HOUSTON – Every single day millions get behind a wheel in Texas.
According to the most recent report by the Federal Highway Administration, there are 17.8 million drivers in the Lone Star State.
Yet, the vast majority have no idea of the significance of something called, “diminished value”.
It only comes into play after an accident, and plenty of them happen in Texas. In fact, according to the Texas Department of Transportation, one occurs every 56 seconds.
So why should you care about diminished value considering it is more than likely something you may not have heard of? The reason is simple, under the right conditions, if you are the driver who gets hit in an accident, you may be leaving thousands on the table even after the car has been repaired.
As KPRC 2 Investigates examined on Tuesday night, diminished value is the loss in a vehicle’s value after it’s been in an accident where there is damage. For example, if a car is valued at $50,000 and it gets hit, because of the accident the blue book value drops by $3,000. The $3,000 difference is the diminished value that a driver can ask for from the opposing insurance company.
“This is going to be a negotiation and if you don’t press for your side of it, you may not get it,” says Ben Gonzalez with the Texas Department of Insurance.
Texas is a state where drivers involved in accidents request compensation for the loss of their vehicle’s value.
Insurance companies do not go out of their way to tell victims about diminished value, according to multiple body shop experts KPRC 2 Investigates spoke with during our investigation. In fact, multiple well-known insurance carriers have no reference of it on their website.
“That is something that insurance (companies) should be telling you,” said Denise Maxwell with Collision Fix in northwest Harris County.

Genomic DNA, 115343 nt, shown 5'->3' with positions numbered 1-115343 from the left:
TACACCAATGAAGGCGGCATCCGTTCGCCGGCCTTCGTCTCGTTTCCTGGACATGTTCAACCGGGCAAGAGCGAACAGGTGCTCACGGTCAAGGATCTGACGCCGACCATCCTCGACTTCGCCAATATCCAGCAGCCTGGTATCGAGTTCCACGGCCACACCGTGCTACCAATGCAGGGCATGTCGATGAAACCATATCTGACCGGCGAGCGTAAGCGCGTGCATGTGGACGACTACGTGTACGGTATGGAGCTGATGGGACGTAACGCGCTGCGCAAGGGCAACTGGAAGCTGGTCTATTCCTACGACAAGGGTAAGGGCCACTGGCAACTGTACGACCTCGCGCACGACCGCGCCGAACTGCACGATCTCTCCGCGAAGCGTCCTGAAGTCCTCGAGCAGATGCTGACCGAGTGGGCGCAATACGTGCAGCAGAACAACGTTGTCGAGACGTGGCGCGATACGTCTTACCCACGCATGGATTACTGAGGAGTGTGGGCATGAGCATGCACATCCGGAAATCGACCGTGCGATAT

Maxwell believes there is a reason drivers are not told about diminished value following an accident.
“To me, the insurance company doesn’t want you knowing, and it’s better to keep you dumbed down so that way you know they are saving money in the long run,” Maxwell said.
Audrey Salazar learned of diminished value the hard way.
“The only way I found out about it is the fact that I got hit. Somebody at a body shop happened to mentioned it to me and I looked into it,” says Salazar the owner of Diminished Value and Associates.
Salazar says dealing with insurance companies is a case of David and Goliath, with the insurance companies knowing their position well.
“They very much realize that they are Goliath,” said Salazar.
Since 2018, Salazar has been assisting accident victims in navigating the challenging path of getting insurance companies to pay up.
“I would say on average 10% of what the actual diminished value is what the insurance companies are offering currently,” Salazar said.
According to Salazar, insurance companies do not want to pay the actual diminished value, which makes the process of getting fully compensated similar to a game of chance.
“Sometimes I like it to a crapshoot. And when you are talking about a large conglomerate like an insurance company, they typically win,” says Salazar who says requesting diminished value can be made up to two years after an accident.
WHAT CAN A VICTIM DO IF THE INSURANCE COMPANY ISN’T PLAYING BALL?
The process can be lengthy. In Salazar’s case, it took six months to get her diminished value paid in full. According to every expert we spoke with, insurance companies don’t make it easy.
“It’s like they swat you away like a fly because they don’t want you to come back and negotiate a higher settlement,” said Salazar.
So what can a victim do when dealing with an insurance company that is not being responsive or lowballing a victim after a request for diminished value happens?
The Texas Department of Insurance is an option.
“When consumers call us and they are not getting what they want from the other party’s insurance, that is when we can step in,” said Gonzalez of TDI.
Gonzalez reveals that shortly after a complaint has been received, TDI can contact the company and ask them, “What are you doing about this?”
Insurance companies who are not responding appropriately are of interest to TDI and are something the agency wants to know about. In the last five years, 614 drivers who made complaints received more money. The total amount? $1.2 million dollars, according to Gonzalez, which averages to about $2,000 per case.
There is no one size fits all formula, but those vehicles that are not older than five years and have less than 100,000 miles are the best candidates. A luxurious exotic vehicle worth tens or hundreds of thousand can be the exception. A driver cannot be fault and it must be requested. Since it’s a negotiation, keep a documented trail of all conversations with the insurance company. TDI views this as evidence and accepts it through their complaint portal on their website.
Denise Maxwell’s biggest piece of advice is, “Fight it. Fight it. Don’t give up. Do not let the insurance company win.”